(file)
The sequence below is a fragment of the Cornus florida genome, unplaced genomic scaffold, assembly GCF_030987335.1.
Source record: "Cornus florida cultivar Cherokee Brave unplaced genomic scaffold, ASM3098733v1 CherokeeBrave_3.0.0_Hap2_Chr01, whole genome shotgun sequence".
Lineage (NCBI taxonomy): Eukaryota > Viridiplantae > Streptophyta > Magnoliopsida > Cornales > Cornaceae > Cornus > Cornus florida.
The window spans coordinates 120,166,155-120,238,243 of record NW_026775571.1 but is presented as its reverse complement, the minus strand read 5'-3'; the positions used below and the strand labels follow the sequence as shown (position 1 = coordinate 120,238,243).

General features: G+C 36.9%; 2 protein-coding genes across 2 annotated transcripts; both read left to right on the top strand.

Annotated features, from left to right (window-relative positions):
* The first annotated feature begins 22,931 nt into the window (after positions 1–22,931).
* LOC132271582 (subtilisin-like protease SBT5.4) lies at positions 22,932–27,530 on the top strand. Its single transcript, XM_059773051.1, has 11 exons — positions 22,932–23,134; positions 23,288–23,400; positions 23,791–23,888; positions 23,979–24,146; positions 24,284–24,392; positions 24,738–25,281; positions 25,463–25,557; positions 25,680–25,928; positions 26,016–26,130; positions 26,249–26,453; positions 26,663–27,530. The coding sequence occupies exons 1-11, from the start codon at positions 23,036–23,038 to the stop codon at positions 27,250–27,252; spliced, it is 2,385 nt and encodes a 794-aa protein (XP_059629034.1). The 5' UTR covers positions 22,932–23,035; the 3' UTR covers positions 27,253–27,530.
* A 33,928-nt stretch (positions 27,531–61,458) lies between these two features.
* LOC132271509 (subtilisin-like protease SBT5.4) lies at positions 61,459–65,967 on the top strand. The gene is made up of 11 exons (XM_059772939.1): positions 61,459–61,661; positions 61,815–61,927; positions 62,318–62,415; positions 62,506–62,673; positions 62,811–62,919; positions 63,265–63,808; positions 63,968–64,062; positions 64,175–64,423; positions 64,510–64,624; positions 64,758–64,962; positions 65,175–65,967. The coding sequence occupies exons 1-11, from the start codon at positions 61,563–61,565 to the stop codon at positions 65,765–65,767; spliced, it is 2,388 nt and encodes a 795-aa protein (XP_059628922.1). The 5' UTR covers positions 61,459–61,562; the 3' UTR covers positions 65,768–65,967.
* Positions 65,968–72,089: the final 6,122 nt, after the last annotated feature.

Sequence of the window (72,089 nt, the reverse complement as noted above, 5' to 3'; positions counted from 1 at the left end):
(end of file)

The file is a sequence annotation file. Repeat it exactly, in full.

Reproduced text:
The sequence below is a fragment of the Cornus florida genome, unplaced genomic scaffold, assembly GCF_030987335.1.
Source record: "Cornus florida cultivar Cherokee Brave unplaced genomic scaffold, ASM3098733v1 CherokeeBrave_3.0.0_Hap2_Chr01, whole genome shotgun sequence".
Lineage (NCBI taxonomy): Eukaryota > Viridiplantae > Streptophyta > Magnoliopsida > Cornales > Cornaceae > Cornus > Cornus florida.
The window spans coordinates 120,166,155-120,238,243 of record NW_026775571.1 but is presented as its reverse complement, the minus strand read 5'-3'; the positions used below and the strand labels follow the sequence as shown (position 1 = coordinate 120,238,243).

General features: G+C 36.9%; 2 protein-coding genes across 2 annotated transcripts; both read left to right on the top strand.

Annotated features, from left to right (window-relative positions):
* The first annotated feature begins 22,931 nt into the window (after positions 1–22,931).
* LOC132271582 (subtilisin-like protease SBT5.4) lies at positions 22,932–27,530 on the top strand. Its single transcript, XM_059773051.1, has 11 exons — positions 22,932–23,134; positions 23,288–23,400; positions 23,791–23,888; positions 23,979–24,146; positions 24,284–24,392; positions 24,738–25,281; positions 25,463–25,557; positions 25,680–25,928; positions 26,016–26,130; positions 26,249–26,453; positions 26,663–27,530. The coding sequence occupies exons 1-11, from the start codon at positions 23,036–23,038 to the stop codon at positions 27,250–27,252; spliced, it is 2,385 nt and encodes a 794-aa protein (XP_059629034.1). The 5' UTR covers positions 22,932–23,035; the 3' UTR covers positions 27,253–27,530.
* A 33,928-nt stretch (positions 27,531–61,458) lies between these two features.
* LOC132271509 (subtilisin-like protease SBT5.4) lies at positions 61,459–65,967 on the top strand. The gene is made up of 11 exons (XM_059772939.1): positions 61,459–61,661; positions 61,815–61,927; positions 62,318–62,415; positions 62,506–62,673; positions 62,811–62,919; positions 63,265–63,808; positions 63,968–64,062; positions 64,175–64,423; positions 64,510–64,624; positions 64,758–64,962; positions 65,175–65,967. The coding sequence occupies exons 1-11, from the start codon at positions 61,563–61,565 to the stop codon at positions 65,765–65,767; spliced, it is 2,388 nt and encodes a 795-aa protein (XP_059628922.1). The 5' UTR covers positions 61,459–61,562; the 3' UTR covers positions 65,768–65,967.
* Positions 65,968–72,089: the final 6,122 nt, after the last annotated feature.

Sequence of the window (72,089 nt, the reverse complement as noted above, 5' to 3'; positions counted from 1 at the left end):